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No-dig, no-work gardening exemplifies 'Do less and accomplish more'
by Global Good News staff writer
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1 September 2012
Though it tackles large-scale agricultural and environmental issues, a popular course on Maharishi Vedic Organic Agriculture also focuses on home gardening.
Course creator and instructor Peter Swan, himself an expert in sustainable agriculture and gardening, teaches many new techniques for gardening without soil fertility loss, without digging, and without weeding.
Students look at square foot gardening, a sustainable gardening classic book by John Jeavons, How to Grow More Vegetables, and permaculture.
They also learn more about Ruth Stout's no-dig, no-work method, which recommends keeping a thick mulch of vegetable matter on the garden beds at all times. Ms Stout did so and it kept the soil so moist, she didn't have to water it once in 35 years. This method involves no digging, no watering, and no weeding.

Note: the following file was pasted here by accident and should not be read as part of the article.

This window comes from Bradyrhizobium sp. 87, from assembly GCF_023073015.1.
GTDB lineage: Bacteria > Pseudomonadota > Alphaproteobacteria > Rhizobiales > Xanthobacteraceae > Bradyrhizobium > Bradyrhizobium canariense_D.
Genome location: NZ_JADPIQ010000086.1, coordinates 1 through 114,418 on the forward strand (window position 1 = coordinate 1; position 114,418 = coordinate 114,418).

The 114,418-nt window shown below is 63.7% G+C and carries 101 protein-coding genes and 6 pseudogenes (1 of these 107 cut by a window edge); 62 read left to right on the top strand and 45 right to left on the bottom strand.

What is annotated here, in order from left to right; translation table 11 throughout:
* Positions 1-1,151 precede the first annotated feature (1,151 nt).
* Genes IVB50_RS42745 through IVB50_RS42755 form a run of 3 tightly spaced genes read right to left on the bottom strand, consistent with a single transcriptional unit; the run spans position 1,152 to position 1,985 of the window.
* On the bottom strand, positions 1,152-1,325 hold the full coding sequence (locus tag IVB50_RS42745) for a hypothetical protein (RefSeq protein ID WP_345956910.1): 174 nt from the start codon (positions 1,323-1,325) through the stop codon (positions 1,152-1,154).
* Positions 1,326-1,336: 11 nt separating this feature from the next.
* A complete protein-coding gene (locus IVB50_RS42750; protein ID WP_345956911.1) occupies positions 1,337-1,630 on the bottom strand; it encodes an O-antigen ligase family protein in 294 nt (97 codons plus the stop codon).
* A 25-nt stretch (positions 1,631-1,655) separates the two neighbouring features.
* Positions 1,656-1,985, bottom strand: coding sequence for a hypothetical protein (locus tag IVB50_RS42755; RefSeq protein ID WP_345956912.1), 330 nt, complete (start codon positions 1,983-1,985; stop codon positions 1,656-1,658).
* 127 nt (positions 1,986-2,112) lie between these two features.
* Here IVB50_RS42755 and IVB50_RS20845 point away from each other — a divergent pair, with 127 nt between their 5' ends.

Dr Swan explains that the basics of no-dig gardening are similar to those of no-till agriculture. In both cases, there is no digging. Instead, for soil preparation, farmers and gardeners just use compost and mulch on the surface.
With this no-dig method, anyone can have a garden on any soil with very few or no weeds. Gardeners can opt to loosen the soil slightly if necessary, or just build raised beds.
For those with less available land to work with, city and apartment dwellers for example, there are appropriate gardening methods at their disposal. Ladder allotments, in which stacked 'shelves' contain planters for herbs and other small plants, maximize vertical space. In addition, Nano Gardens, which grow organic fruits, vegetables, and herbs without the need for sunlight or rain, can fit in the average kitchen.
These methods illustrate that one can have a garden anywhere and that successful gardens need not require backbreaking, tedious work—exemplifying the natural law principle, 'Do less and accomplish more'.
© Copyright 2012 Global Good News®
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